Door to Nature: Barred Owls and Barn Owls

The Christmas bird counts that were conducted on Dec. 14 in the Sturgeon Bay circle and Dec. 15 in the Brussels circle found some owls. The two species that can be found in Door County all year are the great horned owl and the barred owl, and Eastern screech owls have been showing up on more counts during the past 20 years.

Those not familiar with owls can be confused when hearing about the barred and barn varieties because the names sound similar. The barred owl lives here all year in fairly good numbers but prefers to reside in the swamps and in woods close to wetlands. Being mostly nocturnal, they’re not seen during daylight hours unless they’re suffering food shortages, especially during the nesting season.

Barred owls can sit for a long time in one place, conserving energy and just waiting for their food to appear, and they have the ability to turn their head from side to side, up to an arc of 270 degrees, while the body remains perfectly still.

Most owls have tremendous hearing ability. Silent flight feathers with fluffy rear edges help to muffle the sound. The leading edge of their primary wing feathers are toothed, which also reduces the vortex noise as they fly.

The barred owl is often called the hoot owl. Its call says, “Who cooks for you; who cooks for YOU-all?” The last note usually has a downward tone, with a delicate, tremulous character. 

This barred owl sits on a post waiting for a squirrel to run by. Photo by Roy Lukes.

Barred owls can also utter shrieks and various other noises. I remember an early spring evening 40 years ago when my late husband, Roy, and I were standing in the meadow east of the range light, waiting for the woodcock to do its nightly courtship flight in April. A startling squawk from a barred owl nearby surprised us, and I said it sounded like someone had “goosed” the owl.

Mating in our area occurs in late February to early March, with two or three eggs laid in the nest, usually in a hollowed, dead tree. Incubation takes 28 days, and the young will be off the nest in about 42 days. They usually stay out on large tree branches near the nest, and the first flight attempts start when they’re 12 to 15 weeks old. By late September, the owlets will have grown their full flight plumage and will look just like the adults by December.

Barred owls have smaller and weaker feet than owls of similar size; however, considering their prey, their talons seem to be perfectly adequate. Their diet includes mice; large insects; chipmunks; red, gray and flying squirrels; small rabbits; crayfish; small fish; and birds up to the size of a flicker.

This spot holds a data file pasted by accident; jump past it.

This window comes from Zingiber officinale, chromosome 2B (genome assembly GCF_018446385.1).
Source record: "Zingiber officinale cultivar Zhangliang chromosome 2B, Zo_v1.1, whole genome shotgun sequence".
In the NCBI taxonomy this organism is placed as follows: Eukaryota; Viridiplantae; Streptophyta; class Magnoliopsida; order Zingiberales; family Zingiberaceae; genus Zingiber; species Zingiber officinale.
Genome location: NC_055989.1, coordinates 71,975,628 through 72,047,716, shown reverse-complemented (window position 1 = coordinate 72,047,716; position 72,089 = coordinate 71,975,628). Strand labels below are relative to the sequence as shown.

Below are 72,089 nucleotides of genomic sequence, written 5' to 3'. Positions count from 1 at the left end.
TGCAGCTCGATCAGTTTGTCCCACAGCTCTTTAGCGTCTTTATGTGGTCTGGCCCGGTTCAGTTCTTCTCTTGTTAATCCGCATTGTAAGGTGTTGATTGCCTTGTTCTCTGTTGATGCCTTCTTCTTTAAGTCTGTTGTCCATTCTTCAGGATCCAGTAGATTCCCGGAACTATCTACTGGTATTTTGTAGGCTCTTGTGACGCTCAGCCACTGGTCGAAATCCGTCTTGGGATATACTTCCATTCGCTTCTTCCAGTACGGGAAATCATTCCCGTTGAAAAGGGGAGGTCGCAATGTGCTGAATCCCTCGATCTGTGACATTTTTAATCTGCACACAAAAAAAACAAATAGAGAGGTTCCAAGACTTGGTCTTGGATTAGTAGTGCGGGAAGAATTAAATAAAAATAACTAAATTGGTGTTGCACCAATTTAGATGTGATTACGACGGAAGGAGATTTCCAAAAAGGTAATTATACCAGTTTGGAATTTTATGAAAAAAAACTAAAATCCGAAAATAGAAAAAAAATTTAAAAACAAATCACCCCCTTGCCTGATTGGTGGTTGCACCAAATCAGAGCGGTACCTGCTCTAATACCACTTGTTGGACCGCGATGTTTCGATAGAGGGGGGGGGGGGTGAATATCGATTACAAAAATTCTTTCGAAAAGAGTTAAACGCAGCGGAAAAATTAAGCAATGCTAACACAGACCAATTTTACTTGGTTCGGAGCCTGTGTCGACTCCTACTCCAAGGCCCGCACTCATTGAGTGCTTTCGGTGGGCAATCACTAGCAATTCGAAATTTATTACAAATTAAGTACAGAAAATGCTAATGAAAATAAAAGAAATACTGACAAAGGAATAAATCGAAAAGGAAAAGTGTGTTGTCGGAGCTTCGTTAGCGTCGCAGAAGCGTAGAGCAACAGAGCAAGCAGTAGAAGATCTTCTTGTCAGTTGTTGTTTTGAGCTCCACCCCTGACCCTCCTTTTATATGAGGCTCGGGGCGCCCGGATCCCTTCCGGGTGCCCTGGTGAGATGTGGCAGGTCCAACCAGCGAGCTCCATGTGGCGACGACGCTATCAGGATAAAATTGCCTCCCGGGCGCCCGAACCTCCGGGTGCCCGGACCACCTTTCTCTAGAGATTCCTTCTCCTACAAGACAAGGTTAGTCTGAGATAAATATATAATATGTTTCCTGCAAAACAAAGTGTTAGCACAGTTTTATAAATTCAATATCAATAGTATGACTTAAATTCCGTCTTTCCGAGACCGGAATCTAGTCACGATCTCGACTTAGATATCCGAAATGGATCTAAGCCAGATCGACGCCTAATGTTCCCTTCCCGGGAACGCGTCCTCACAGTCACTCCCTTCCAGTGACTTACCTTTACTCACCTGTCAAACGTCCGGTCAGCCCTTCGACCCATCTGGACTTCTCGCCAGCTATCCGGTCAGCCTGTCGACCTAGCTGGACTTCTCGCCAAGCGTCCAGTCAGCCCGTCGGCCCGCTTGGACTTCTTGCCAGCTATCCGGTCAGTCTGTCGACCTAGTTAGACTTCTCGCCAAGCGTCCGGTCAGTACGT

The barred owl has a round head and does not show any “ear tufts” like the great horned owl. It’s smaller than the great horned and larger than the barn owl.

Barn owls are worldwide in distribution and are known to breed in most of America, but rarely in the far northern areas. In the first Wisconsin Breeding Bird Atlas work, they were found to nest in only four counties, and because of their endangered situation, exact locations were never publicized. This species is in decline throughout the world due to loss of habitat. They tend to rest in hidden areas during the day and hunt at night, flying silently over meadows and open areas. Their numbers are more common in the southern part of the U.S. 

Barn owls have a distinctive, heart-shaped facial pattern of whitish feathers outlined with light brown, and their dark-brown eyes contrast beautifully with their facial feathers. 

They have excellent low-light vision and great hearing abilities. Their call is an eerie, raspy sound very unlike the whoo, whoo, whoo or hoot of the great horned and barred owls. Females tend to be more colorful than the males and are usually a bit larger.

They nest in abandoned farm buildings, silos, church steeples and tree cavities. Early studies show that the barn owl was never found widely in Wisconsin. The first known breeding record was in 1899 in a hollow bur oak in the southern part of the state. Nesting is more common when there’s a high population of meadow voles, also called field mice or meadow mice.

Lewis Wayne Walker, the author of The Book of Owls, realized the great importance of owls in nature and urged that they be protected by law. As a young lad, he spent 96 nights in the bell towers of the First Congregational Church in Flushing, Long Island, New York, where his goal was to study and photograph a nesting pair of barn owls. 

One of the revelations of his project amazed the experts: During that period, the adult barn owls took 758 rats and mice to feed to their young! And surely that was only a fraction of their total kill of these creatures.

Learn to appreciate the native owls and their need for good breeding habitat. They live in extreme weather conditions to find food and raise their young. Give a hoot about owls!